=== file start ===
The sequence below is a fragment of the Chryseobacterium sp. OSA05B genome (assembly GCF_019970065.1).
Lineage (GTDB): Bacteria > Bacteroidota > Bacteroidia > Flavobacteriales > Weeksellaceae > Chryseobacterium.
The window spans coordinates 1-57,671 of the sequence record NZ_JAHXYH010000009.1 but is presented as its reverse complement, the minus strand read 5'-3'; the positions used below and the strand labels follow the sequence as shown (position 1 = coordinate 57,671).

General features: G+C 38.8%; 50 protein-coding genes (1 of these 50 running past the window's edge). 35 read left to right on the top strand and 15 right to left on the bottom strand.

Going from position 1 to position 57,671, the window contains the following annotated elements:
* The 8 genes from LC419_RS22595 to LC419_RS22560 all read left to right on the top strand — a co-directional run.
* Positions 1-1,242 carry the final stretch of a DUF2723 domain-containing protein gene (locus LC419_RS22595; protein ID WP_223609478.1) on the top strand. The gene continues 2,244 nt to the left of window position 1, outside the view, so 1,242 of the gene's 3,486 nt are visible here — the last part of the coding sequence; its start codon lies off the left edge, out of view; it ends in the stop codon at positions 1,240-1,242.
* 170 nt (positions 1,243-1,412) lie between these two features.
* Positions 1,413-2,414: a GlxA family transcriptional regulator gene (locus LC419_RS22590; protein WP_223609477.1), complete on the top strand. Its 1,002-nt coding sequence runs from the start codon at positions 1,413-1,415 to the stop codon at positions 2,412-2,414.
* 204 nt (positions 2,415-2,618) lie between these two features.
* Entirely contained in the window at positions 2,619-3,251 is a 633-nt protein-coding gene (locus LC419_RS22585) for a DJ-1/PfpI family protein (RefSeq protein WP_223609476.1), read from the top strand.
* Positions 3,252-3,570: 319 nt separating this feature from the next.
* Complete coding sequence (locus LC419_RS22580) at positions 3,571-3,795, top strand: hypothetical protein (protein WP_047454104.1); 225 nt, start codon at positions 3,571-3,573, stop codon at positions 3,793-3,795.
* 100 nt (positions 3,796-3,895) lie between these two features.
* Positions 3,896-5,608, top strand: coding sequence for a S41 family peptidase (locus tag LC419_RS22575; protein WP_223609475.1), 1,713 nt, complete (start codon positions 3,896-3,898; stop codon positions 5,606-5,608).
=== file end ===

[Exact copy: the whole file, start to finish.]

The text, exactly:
The sequence below is a fragment of the Chryseobacterium sp. OSA05B genome (assembly GCF_019970065.1).
Lineage (GTDB): Bacteria > Bacteroidota > Bacteroidia > Flavobacteriales > Weeksellaceae > Chryseobacterium.
The window spans coordinates 1-57,671 of the sequence record NZ_JAHXYH010000009.1 but is presented as its reverse complement, the minus strand read 5'-3'; the positions used below and the strand labels follow the sequence as shown (position 1 = coordinate 57,671).

General features: G+C 38.8%; 50 protein-coding genes (1 of these 50 running past the window's edge). 35 read left to right on the top strand and 15 right to left on the bottom strand.

Going from position 1 to position 57,671, the window contains the following annotated elements:
* The 8 genes from LC419_RS22595 to LC419_RS22560 all read left to right on the top strand — a co-directional run.
* Positions 1-1,242 carry the final stretch of a DUF2723 domain-containing protein gene (locus LC419_RS22595; protein ID WP_223609478.1) on the top strand. The gene continues 2,244 nt to the left of window position 1, outside the view, so 1,242 of the gene's 3,486 nt are visible here — the last part of the coding sequence; its start codon lies off the left edge, out of view; it ends in the stop codon at positions 1,240-1,242.
* 170 nt (positions 1,243-1,412) lie between these two features.
* Positions 1,413-2,414: a GlxA family transcriptional regulator gene (locus LC419_RS22590; protein WP_223609477.1), complete on the top strand. Its 1,002-nt coding sequence runs from the start codon at positions 1,413-1,415 to the stop codon at positions 2,412-2,414.
* 204 nt (positions 2,415-2,618) lie between these two features.
* Entirely contained in the window at positions 2,619-3,251 is a 633-nt protein-coding gene (locus LC419_RS22585) for a DJ-1/PfpI family protein (RefSeq protein WP_223609476.1), read from the top strand.
* Positions 3,252-3,570: 319 nt separating this feature from the next.
* Complete coding sequence (locus LC419_RS22580) at positions 3,571-3,795, top strand: hypothetical protein (protein WP_047454104.1); 225 nt, start codon at positions 3,571-3,573, stop codon at positions 3,793-3,795.
* 100 nt (positions 3,796-3,895) lie between these two features.
* Positions 3,896-5,608, top strand: coding sequence for a S41 family peptidase (locus tag LC419_RS22575; protein WP_223609475.1), 1,713 nt, complete (start codon positions 3,896-3,898; stop codon positions 5,606-5,608).